Update: EC starts infringement procedure over ‘Stop Soros’


The European Commission (EC) is launching an infringement procedure against Hungary over recent Hungarian legislation that criminalizes the promotion or support of what it terms “illegal immigration.” At the same time, the EC is referring Hungary to the Court of Justice of the European Union (CJEU) for non-compliance of its asylum legislation with EU law.

According to an official press release dated Thursday, July 19, the EC is sending Hungary a “letter of formal notice” - the first step in an infringement procedure - because of concerns about the legislation, which it says “criminalises activities that support asylum and residence applications and further restricts the right to request asylum.”

The press release recalls that the Council of Europeʼs Commission for Democracy Through Law (the ‘Venice Commissionʼ) and the OSCE Office for Democratic Institutions and Human Rights (OSCE/ODIHR) published their Joint Opinion on the new legislation and the constitutional amendment on June 25, 2018. Their analysis concluded that the provisions examined infringe upon the right to freedom of association and expression and should be repealed.

The Commission has concluded that Hungary is “failing to fulfil its obligations under the EU Treaties, EU laws and the Charter of Fundamental Rights of the European Union.”

The Hungarian legislation - dubbed “Stop Soros,” in reference to an alleged plan for managing the migrant crisis which Hungaryʼs government has repeatedly attributed to Hungarian-born investor George Soros - was passed in June.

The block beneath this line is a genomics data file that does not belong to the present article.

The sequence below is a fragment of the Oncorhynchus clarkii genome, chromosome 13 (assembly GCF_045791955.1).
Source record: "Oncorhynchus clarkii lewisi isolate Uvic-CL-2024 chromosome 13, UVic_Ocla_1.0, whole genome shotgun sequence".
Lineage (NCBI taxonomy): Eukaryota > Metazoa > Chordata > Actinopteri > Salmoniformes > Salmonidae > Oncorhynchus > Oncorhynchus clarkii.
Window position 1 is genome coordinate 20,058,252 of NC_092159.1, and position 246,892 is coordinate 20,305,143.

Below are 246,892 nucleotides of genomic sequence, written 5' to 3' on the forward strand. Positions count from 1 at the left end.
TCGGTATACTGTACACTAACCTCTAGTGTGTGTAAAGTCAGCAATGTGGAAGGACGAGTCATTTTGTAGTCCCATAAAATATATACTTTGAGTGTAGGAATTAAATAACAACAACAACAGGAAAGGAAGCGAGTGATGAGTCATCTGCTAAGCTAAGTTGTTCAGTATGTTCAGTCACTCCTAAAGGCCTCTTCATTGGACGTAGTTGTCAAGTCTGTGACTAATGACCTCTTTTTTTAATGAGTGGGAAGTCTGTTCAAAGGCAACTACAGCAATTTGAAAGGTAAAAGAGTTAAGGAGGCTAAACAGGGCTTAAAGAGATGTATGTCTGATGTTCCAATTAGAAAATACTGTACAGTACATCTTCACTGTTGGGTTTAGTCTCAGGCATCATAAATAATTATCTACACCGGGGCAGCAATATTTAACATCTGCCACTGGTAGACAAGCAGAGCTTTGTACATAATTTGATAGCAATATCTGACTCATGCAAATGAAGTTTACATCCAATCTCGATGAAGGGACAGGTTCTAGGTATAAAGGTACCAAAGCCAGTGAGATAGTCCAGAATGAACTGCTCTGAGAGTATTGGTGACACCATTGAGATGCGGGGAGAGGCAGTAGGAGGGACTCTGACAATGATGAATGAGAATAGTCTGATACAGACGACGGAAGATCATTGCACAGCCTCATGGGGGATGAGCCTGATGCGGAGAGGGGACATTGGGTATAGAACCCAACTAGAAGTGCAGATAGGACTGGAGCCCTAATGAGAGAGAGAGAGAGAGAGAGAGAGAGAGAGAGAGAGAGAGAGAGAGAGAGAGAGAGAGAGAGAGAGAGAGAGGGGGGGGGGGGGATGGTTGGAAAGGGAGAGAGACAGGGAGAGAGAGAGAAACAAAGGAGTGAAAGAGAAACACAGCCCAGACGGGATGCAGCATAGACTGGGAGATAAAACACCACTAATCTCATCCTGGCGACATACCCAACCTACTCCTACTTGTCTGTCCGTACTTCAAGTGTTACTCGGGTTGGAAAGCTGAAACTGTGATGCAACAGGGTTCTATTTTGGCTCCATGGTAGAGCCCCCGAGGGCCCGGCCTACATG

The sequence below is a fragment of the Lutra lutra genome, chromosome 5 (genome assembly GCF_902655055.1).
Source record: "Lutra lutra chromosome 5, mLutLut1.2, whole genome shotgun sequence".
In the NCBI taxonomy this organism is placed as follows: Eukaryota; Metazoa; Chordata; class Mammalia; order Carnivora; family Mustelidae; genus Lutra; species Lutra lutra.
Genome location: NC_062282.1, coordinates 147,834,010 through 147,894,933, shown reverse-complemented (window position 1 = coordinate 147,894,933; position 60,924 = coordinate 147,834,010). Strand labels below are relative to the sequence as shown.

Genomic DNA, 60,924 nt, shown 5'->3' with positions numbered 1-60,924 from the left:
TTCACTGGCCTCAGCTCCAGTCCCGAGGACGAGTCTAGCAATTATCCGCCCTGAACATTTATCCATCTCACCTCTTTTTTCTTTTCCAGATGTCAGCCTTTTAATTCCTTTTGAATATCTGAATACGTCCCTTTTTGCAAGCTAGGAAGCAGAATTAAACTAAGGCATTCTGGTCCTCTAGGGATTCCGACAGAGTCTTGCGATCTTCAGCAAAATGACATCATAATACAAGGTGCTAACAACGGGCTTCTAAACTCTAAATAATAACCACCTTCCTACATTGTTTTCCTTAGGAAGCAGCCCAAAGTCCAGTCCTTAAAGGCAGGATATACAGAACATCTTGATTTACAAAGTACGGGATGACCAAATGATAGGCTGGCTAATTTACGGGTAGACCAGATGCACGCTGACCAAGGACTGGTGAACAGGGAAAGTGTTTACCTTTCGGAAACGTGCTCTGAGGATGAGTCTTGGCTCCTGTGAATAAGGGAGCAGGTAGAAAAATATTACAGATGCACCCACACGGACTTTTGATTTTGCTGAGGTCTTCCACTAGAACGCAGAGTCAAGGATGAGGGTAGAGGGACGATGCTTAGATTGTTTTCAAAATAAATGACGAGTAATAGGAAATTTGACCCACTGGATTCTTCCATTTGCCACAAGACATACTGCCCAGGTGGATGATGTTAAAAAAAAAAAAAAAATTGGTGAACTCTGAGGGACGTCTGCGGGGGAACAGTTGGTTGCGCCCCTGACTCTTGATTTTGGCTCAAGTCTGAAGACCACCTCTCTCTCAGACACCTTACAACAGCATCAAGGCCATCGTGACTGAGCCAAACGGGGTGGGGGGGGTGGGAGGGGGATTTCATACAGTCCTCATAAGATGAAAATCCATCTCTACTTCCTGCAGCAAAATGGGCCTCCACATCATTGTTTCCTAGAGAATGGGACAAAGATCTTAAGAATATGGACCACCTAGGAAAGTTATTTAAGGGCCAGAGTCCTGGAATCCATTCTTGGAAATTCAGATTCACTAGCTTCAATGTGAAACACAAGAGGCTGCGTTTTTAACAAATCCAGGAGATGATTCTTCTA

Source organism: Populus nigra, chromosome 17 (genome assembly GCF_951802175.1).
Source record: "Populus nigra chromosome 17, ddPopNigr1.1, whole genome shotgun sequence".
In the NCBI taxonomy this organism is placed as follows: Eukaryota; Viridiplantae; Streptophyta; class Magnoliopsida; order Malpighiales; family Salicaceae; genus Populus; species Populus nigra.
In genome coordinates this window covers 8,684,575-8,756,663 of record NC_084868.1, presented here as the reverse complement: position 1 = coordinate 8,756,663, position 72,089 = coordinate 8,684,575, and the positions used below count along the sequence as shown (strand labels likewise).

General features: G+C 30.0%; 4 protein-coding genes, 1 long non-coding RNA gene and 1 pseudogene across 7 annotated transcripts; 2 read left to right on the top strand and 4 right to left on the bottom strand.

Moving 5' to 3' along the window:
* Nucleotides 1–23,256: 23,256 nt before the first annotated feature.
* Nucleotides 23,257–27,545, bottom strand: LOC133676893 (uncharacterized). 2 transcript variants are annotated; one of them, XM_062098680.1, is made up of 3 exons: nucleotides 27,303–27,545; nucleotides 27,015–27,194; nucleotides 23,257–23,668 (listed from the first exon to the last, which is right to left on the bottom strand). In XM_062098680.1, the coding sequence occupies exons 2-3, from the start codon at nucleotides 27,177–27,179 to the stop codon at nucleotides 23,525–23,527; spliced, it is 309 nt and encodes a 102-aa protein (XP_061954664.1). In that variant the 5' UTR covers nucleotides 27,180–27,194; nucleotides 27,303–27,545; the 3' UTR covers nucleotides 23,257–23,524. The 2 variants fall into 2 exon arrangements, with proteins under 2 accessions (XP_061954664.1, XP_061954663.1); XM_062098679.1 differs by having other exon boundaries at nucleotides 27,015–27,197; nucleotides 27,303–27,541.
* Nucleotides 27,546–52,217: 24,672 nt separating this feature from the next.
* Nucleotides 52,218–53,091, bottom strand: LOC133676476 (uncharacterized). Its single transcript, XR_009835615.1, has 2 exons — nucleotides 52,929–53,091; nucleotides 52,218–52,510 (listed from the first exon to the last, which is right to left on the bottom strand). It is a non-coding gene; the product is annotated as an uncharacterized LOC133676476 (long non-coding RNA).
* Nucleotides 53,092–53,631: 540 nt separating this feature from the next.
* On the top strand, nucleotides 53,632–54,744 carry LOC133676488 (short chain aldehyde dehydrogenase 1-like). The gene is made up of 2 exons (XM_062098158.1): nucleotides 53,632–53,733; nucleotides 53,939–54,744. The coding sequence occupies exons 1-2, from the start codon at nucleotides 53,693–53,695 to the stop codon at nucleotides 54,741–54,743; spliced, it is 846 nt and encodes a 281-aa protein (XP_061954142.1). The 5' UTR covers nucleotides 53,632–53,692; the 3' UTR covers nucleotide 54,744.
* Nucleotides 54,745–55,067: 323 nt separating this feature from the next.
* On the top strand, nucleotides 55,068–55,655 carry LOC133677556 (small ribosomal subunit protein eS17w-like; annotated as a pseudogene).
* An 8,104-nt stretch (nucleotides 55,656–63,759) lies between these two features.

The package defines support for “illegal immigration” in the Criminal Code as offering to initiate an application for asylum to anybody who has arrived from, or passed through on the way to Hungary, any country in which that person was not persecuted.

The first offense will be treated as a misdemeanor punishable by imprisonment of up to 90 days; however, repeat offenses and the support of such illegal activity by material means could result in imprisonment for a period of up to one year.

The package amends the act on asylum rights to prohibit the approval of any application for asylum by a person who has travelled through a country in which they were not persecuted or at risk of serious harm, and where they could have applied for asylum.

Commenting on news of the launch of a fresh infringement procedure, János Halász, spokesman for MPs of the governing Fidesz, said the EC is again putting pressure on Hungary in the interests of Sorosʼs “network.”

“Brussels is defending Soros again,” he was cited as saying by state news agency MTI. “Brussels is not trying to pressure Hungary in the interests of the Soros network for the first time. This also shows that the EC is strongly under the influence of the Soros network and is defending the [networkʼs] migration policy.”